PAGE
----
“Spiritual direction is a conversation between a director and someone who wants to grow in the Christian life. Convinced that the Spirit lives in us, as well as in all creation, the director and directee (the person being directed) attend to God’s many manifestations: Where is God in my desire to quit my job, or in my struggle with symptoms of Parkinson’s disease? Am I being called to take a more courageous stand on justice issues? What is the meaning of this darkness I encounter in my prayer? “My director is so good at listening deeply, helping me to express what’s trying to hide,” said one ministry student. “I’m better now at allowing my life to unfold in God’s time.”
The term direction suggests that one person tells another what to believe or how to act, but a spiritual director helps others freely name what God is doing in their lives and shape their own response. To distinguish this kind of companionship from a more authoritarian approach, some prefer the term spiritual guide or soul friend. A young attorney highlights the difference: “My spiritual guide doesn’t operate like the directors of my firm, who always try to impose their own agendas on me. Instead, he helped me recognize how much I want to know Christ, then suggested I try the Jesus Prayer. Now I say it often, and it anchors me when life gets especially hectic.”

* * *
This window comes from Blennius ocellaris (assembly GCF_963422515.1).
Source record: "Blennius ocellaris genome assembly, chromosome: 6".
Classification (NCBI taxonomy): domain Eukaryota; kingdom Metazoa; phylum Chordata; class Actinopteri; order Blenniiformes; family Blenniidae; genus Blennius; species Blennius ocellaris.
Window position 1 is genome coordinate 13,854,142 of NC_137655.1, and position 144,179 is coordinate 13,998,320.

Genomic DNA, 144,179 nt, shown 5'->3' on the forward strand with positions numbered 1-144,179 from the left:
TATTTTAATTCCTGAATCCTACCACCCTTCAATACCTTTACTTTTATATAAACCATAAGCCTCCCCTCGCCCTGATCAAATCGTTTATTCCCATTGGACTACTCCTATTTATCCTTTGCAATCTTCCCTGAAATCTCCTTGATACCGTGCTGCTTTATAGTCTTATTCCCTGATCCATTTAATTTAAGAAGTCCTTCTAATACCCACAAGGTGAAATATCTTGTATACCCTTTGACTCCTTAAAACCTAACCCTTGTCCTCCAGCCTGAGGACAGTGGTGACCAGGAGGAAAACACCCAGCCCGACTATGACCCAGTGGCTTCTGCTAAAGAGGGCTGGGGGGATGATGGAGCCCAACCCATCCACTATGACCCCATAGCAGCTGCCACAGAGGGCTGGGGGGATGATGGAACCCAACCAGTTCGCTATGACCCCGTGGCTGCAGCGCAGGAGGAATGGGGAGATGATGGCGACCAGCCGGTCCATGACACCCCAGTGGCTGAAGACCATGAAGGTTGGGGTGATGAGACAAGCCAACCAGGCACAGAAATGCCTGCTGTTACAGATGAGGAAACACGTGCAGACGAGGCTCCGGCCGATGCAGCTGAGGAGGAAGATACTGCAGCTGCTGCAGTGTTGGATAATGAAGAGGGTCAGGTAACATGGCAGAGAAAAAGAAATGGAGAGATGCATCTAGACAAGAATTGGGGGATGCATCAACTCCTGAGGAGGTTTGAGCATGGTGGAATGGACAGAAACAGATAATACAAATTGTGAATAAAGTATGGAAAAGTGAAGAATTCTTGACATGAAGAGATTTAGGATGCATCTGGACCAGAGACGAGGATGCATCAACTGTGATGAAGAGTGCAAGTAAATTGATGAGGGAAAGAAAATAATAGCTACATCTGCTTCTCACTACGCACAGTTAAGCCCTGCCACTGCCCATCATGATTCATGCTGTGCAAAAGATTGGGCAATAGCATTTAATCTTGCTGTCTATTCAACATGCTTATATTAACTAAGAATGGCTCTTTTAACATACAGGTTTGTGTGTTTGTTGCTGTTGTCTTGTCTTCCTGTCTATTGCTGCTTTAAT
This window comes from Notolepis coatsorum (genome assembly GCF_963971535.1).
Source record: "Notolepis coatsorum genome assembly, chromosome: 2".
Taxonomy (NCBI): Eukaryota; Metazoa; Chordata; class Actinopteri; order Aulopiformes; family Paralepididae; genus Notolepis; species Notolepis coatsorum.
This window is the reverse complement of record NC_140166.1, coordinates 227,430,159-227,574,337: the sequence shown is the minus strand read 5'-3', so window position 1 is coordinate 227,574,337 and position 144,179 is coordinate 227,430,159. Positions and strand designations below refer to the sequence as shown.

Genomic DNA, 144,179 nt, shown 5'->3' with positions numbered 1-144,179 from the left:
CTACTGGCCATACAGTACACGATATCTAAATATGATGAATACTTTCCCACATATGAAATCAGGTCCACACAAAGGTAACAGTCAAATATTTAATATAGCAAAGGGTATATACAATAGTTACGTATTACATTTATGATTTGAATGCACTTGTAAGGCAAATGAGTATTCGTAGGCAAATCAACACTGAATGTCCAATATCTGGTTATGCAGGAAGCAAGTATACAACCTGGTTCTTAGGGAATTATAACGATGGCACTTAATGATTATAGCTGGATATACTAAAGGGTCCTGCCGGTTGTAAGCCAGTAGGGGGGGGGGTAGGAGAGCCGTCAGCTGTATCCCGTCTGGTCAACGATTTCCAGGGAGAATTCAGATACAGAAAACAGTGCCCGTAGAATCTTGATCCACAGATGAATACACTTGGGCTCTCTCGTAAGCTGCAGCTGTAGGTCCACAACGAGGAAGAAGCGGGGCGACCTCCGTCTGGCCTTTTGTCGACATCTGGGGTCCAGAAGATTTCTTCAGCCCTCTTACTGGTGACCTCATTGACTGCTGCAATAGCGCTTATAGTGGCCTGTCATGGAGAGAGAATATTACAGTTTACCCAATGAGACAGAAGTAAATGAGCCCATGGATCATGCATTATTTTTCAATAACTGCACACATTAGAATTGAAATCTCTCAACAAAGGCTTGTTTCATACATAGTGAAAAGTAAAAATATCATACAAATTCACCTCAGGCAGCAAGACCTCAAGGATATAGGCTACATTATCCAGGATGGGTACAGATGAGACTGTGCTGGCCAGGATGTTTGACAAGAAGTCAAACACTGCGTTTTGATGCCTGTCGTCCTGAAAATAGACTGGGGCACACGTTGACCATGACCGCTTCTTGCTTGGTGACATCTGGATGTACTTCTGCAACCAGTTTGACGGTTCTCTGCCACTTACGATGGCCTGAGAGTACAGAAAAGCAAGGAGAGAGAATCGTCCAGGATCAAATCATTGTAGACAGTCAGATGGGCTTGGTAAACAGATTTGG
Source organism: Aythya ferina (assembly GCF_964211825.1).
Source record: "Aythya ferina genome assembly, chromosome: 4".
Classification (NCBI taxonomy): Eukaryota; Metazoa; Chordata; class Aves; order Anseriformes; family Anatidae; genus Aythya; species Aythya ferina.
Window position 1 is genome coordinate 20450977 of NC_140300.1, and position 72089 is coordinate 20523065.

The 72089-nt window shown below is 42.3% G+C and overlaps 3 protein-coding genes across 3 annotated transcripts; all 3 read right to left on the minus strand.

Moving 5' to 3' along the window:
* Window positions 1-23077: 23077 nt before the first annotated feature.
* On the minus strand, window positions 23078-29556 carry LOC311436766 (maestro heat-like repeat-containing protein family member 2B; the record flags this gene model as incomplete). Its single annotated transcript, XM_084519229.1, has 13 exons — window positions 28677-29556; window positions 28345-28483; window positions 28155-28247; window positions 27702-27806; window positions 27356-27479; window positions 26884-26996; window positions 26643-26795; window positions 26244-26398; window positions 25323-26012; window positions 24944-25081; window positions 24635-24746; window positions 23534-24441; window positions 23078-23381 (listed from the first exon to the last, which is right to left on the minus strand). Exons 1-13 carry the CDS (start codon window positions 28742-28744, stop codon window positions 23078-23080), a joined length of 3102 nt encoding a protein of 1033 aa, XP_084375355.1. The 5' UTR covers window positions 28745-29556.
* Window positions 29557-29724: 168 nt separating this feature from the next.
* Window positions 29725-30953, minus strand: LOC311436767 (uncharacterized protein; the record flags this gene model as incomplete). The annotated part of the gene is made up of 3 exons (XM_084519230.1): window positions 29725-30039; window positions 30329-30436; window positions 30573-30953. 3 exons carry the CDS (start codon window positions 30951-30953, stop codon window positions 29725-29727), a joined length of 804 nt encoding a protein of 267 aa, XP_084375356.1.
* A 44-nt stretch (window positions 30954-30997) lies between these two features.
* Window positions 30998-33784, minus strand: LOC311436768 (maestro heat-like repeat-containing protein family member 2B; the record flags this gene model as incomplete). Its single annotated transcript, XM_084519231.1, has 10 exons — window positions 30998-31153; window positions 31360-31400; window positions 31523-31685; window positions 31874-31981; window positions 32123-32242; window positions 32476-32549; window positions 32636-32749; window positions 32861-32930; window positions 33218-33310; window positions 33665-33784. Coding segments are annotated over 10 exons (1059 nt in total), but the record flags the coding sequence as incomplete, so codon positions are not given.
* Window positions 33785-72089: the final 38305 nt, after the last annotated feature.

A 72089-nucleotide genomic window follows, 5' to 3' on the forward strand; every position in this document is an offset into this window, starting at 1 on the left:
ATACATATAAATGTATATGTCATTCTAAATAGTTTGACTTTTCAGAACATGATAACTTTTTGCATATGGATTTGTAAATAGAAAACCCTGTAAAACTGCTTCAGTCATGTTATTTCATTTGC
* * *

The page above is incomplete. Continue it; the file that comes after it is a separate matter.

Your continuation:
Spiritual direction is an honored practice whose roots lie deep in the Catholic tradition. Scholars usually trace its beginnings to the fourth-century desert fathers and mothers. In the rugged setting of the Egyptian desert, both new and established Christians sought guidance from those considered more experienced or holy.” –Kathleen Fischer in Is Spiritual Direction Right for You?